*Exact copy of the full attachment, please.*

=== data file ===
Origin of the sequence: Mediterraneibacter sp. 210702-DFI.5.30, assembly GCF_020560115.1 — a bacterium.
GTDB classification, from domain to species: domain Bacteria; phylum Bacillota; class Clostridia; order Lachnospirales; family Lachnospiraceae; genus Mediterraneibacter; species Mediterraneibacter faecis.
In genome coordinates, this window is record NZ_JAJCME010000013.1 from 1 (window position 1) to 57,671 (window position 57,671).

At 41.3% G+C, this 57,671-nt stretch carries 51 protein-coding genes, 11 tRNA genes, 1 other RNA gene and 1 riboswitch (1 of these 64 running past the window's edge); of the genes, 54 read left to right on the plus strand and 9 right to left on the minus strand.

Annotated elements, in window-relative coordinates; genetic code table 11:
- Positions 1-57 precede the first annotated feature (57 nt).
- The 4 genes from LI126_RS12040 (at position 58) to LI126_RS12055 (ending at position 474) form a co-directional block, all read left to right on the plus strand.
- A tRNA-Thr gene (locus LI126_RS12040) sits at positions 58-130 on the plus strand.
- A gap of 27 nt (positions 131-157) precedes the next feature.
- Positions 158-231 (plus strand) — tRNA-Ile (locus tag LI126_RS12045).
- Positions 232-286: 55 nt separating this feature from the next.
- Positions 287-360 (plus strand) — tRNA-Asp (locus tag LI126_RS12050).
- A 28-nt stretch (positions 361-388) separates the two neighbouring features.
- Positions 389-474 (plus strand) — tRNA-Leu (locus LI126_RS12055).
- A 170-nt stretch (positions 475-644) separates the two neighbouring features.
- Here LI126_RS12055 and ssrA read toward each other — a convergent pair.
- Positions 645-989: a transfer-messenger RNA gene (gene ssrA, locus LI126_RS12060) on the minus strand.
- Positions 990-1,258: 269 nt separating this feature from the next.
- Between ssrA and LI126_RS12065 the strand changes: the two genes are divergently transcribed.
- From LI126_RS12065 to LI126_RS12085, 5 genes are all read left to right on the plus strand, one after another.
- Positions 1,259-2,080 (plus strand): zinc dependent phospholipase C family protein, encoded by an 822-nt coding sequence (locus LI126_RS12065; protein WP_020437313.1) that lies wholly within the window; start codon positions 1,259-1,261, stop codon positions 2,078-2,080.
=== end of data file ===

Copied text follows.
Origin of the sequence: Mediterraneibacter sp. 210702-DFI.5.30, assembly GCF_020560115.1 — a bacterium.
GTDB classification, from domain to species: domain Bacteria; phylum Bacillota; class Clostridia; order Lachnospirales; family Lachnospiraceae; genus Mediterraneibacter; species Mediterraneibacter faecis.
In genome coordinates, this window is record NZ_JAJCME010000013.1 from 1 (window position 1) to 57,671 (window position 57,671).

At 41.3% G+C, this 57,671-nt stretch carries 51 protein-coding genes, 11 tRNA genes, 1 other RNA gene and 1 riboswitch (1 of these 64 running past the window's edge); of the genes, 54 read left to right on the plus strand and 9 right to left on the minus strand.

Annotated elements, in window-relative coordinates; genetic code table 11:
- Positions 1-57 precede the first annotated feature (57 nt).
- The 4 genes from LI126_RS12040 (at position 58) to LI126_RS12055 (ending at position 474) form a co-directional block, all read left to right on the plus strand.
- A tRNA-Thr gene (locus LI126_RS12040) sits at positions 58-130 on the plus strand.
- A gap of 27 nt (positions 131-157) precedes the next feature.
- Positions 158-231 (plus strand) — tRNA-Ile (locus tag LI126_RS12045).
- Positions 232-286: 55 nt separating this feature from the next.
- Positions 287-360 (plus strand) — tRNA-Asp (locus tag LI126_RS12050).
- A 28-nt stretch (positions 361-388) separates the two neighbouring features.
- Positions 389-474 (plus strand) — tRNA-Leu (locus LI126_RS12055).
- A 170-nt stretch (positions 475-644) separates the two neighbouring features.
- Here LI126_RS12055 and ssrA read toward each other — a convergent pair.
- Positions 645-989: a transfer-messenger RNA gene (gene ssrA, locus LI126_RS12060) on the minus strand.
- Positions 990-1,258: 269 nt separating this feature from the next.
- Between ssrA and LI126_RS12065 the strand changes: the two genes are divergently transcribed.
- From LI126_RS12065 to LI126_RS12085, 5 genes are all read left to right on the plus strand, one after another.
- Positions 1,259-2,080 (plus strand): zinc dependent phospholipase C family protein, encoded by an 822-nt coding sequence (locus LI126_RS12065; protein WP_020437313.1) that lies wholly within the window; start codon positions 1,259-1,261, stop codon positions 2,078-2,080.